Sense coils 1-4 have connections IN1P, IN1N-IN4P, IN4N which feed into four identical channels or sense circuits which detect the polarity of the signal between a respective INP pin and an INN pin a fixed time after the beginning of the drive circuit current pulse. The polarity is then stored in the output latch labeled COMPARATOR LATCH of the respective channel until the next polarity is sampled. The sense channel input amplifiers are differential and the impedances of INP and INN are matched in order to reject common mode radio frequency current injection. The sense channels, in addition to the differential amplifiers include an open coil detector, auto zeroed gain, comparator latch, an n in a row output latch, debounce select, B polarity select, a current limit, hysteresis and zero bias and is split into first and second outputs through a transistor T3, T4.

FIG. 2a shows the timing waveforms for drive current and voltage; sense channel input voltage; channel latch output and voltage; x signal and y signal for the FIG. 2 ASIC.

FIG. 3 shows a circuit board 12 having a drive coil section 12a, a four bit differential sense coil section 12b and targets 12e, 12f, broken off at the right extremity for purposes of illustration, the targets being movable in the horizontal direction as show in the drawing. It should be noted that the cross-over between the two loops of the differential sense coils is disposed on a layer of the circuit board spaced from the layer on which the remainder of the coils are disposed. The sense coils are each provided with several turns and the primary is arranged to provide one or more turns as desired.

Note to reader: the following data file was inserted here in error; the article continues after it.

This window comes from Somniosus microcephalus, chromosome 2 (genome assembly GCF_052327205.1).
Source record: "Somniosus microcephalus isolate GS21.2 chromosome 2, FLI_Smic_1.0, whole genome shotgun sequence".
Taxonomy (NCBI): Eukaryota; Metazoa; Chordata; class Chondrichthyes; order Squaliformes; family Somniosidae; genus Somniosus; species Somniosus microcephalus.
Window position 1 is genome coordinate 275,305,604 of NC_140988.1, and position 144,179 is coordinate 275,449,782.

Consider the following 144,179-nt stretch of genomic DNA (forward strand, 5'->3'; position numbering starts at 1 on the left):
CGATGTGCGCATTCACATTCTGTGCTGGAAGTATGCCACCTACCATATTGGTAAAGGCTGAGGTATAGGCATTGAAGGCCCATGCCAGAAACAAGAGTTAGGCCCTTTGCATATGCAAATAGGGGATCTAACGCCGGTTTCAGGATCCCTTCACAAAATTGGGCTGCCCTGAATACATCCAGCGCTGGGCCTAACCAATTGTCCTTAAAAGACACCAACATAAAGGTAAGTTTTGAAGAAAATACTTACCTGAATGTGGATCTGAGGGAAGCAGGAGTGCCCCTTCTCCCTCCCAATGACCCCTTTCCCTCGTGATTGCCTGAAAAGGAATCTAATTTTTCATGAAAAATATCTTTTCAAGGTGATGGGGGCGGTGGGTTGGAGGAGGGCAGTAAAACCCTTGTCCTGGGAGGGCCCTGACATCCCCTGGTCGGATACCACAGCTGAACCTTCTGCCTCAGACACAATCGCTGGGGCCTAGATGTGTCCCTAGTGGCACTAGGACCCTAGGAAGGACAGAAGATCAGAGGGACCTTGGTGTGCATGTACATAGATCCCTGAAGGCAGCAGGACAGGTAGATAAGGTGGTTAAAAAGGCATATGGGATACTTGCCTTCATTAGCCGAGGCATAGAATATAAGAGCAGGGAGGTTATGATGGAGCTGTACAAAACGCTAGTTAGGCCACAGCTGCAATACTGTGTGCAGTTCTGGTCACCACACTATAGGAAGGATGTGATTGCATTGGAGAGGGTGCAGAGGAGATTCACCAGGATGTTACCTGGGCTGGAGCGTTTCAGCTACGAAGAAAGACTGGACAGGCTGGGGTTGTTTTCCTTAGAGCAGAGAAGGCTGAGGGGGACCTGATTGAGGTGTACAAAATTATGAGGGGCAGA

FIG. 4 shows the placement of both drive and sense coils 14a, 14b respectively on two spaced apart planar surfaces, as by placing them on separate layers of a circuit board (not shown).

FIG. 5 shows a modified embodiment, sense system 16 in which sense coil 16b comprises one loop portion 16b1 and two portions 16b2 form another loop, all arranged along a measurement axis which extends in a direction parallel to line 16d and which are enclosed within drive coil 16a. A target 16c having a layer of electrically conductive material is formed with a short length taken in the direction of the measurement axis and is movable along the axis over the sense coils. The target preferably has a width at least as wide as the sense coils and preferably sufficiently wide to extend beyond drive coil 16a as shown. The length of target 16c is preferably selected to be at least as long as the transition between portions of two adjacent loops 16e. Movement of target 16c along the measurement axis causes an imbalance, i.e., a decrease in current in the portion of the loop aligned with the target which is detected as a pulse, the position of target 16c shown in FIG. 5 causing a decrease in the negative polarity current so that the net at that position results in a positive voltage. The FIG. 5 embodiment provides a more compact package due to the short length of the target.